ERIC Number: ED366756
Record Type: RIE
Publication Date: 1993-Nov-18
Reference Count: N/A
Adult Education, Postmodernity and a Future? An Australian Experience.
In Australia, the two principal streams of emancipatory adult education have been focused on the liberal tradition of freedom from traditional social and religious constraints through learning and on having suppressed groups understand and overthrow the conditions of their oppression. Australians appear to be having difficulty coping with the 1990s--a period of radical social, cultural, political, economic, and technological change. The movement of adult education toward an ethos of personal growth has been hindered by a strong developing governmental view that education should meet government priorities for an educated work force and reduced unemployment figures. The view that suggests that education for disadvantaged people should be the only priority for spending in adult education ignores some important elements that are becoming apparent in the postmodern world. Two of those are that this is a high risk society and that the essential means of understanding the self are now changing dramatically. The vocational world is becoming inherently unstable and not only new skills but new attitudes are required to sustain coherence and stability. To price adults out of education is shortsighted and risks being highly discriminatory. Social life is also inherently unstable. Adult education gives people opportunities through which they can create and recreate their futures. Life planning is a good example of the construction of meaning through adult education. It suggests that life is about options and choices; it is about providing one's own anchors. (YLB)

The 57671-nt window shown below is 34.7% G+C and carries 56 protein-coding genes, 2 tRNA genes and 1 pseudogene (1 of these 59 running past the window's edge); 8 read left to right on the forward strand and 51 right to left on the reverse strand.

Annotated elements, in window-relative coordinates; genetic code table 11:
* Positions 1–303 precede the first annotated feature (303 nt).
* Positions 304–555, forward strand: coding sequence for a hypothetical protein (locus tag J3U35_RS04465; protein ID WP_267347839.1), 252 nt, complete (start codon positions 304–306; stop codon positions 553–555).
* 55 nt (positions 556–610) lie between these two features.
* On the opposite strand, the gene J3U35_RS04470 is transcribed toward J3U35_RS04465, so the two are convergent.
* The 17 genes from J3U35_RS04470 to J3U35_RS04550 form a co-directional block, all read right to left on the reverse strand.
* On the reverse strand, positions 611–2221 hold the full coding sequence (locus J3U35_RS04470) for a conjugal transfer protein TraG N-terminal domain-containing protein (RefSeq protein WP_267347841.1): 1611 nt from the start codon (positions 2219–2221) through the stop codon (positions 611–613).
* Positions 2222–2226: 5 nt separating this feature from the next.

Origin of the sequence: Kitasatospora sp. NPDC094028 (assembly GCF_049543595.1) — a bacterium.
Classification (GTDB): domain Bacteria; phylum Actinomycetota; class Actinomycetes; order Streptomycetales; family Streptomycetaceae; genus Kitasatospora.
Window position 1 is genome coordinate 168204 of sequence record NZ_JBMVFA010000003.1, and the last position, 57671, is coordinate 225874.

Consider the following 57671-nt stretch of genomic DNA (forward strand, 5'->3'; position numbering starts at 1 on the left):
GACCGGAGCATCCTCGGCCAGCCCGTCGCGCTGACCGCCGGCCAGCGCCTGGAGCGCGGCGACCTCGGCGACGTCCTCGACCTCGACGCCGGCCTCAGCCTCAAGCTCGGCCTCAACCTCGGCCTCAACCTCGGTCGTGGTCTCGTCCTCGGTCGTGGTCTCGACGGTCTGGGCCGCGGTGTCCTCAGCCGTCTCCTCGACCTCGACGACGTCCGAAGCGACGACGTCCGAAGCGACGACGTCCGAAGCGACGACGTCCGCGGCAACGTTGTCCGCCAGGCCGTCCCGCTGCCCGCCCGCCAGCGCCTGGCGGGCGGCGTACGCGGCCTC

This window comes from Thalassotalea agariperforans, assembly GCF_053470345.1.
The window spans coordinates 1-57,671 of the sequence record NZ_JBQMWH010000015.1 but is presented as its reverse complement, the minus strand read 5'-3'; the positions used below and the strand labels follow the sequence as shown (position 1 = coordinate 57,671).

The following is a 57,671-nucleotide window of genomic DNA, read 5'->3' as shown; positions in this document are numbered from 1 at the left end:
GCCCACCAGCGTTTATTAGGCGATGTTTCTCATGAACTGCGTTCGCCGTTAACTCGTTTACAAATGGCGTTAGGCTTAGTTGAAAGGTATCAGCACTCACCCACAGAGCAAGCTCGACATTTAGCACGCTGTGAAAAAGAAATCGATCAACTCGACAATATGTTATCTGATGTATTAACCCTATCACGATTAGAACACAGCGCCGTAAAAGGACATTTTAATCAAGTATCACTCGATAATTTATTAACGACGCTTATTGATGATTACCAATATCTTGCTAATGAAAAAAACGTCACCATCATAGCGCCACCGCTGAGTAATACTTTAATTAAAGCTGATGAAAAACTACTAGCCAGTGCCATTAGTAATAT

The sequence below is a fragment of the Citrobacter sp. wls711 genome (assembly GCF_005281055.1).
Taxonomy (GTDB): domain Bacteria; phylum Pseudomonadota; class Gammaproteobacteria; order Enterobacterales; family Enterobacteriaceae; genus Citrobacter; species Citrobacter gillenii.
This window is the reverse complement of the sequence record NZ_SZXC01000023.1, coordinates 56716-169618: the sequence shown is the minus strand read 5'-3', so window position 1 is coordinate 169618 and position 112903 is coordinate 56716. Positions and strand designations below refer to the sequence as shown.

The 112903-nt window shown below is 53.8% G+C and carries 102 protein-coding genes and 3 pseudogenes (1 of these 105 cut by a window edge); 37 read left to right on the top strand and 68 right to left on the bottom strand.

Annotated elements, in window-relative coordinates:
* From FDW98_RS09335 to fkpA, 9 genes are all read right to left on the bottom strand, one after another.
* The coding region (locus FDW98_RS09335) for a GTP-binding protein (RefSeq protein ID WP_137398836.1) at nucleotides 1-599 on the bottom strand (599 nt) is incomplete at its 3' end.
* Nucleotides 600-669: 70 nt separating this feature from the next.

Publication Type: Speeches/Meeting Papers; Reports - Research
Education Level: N/A
Authoring Institution: N/A
Note: Paper presented at the Annual Meeting of the American Association for Adult and Continuing Education (Dallas, TX, November 18, 1993).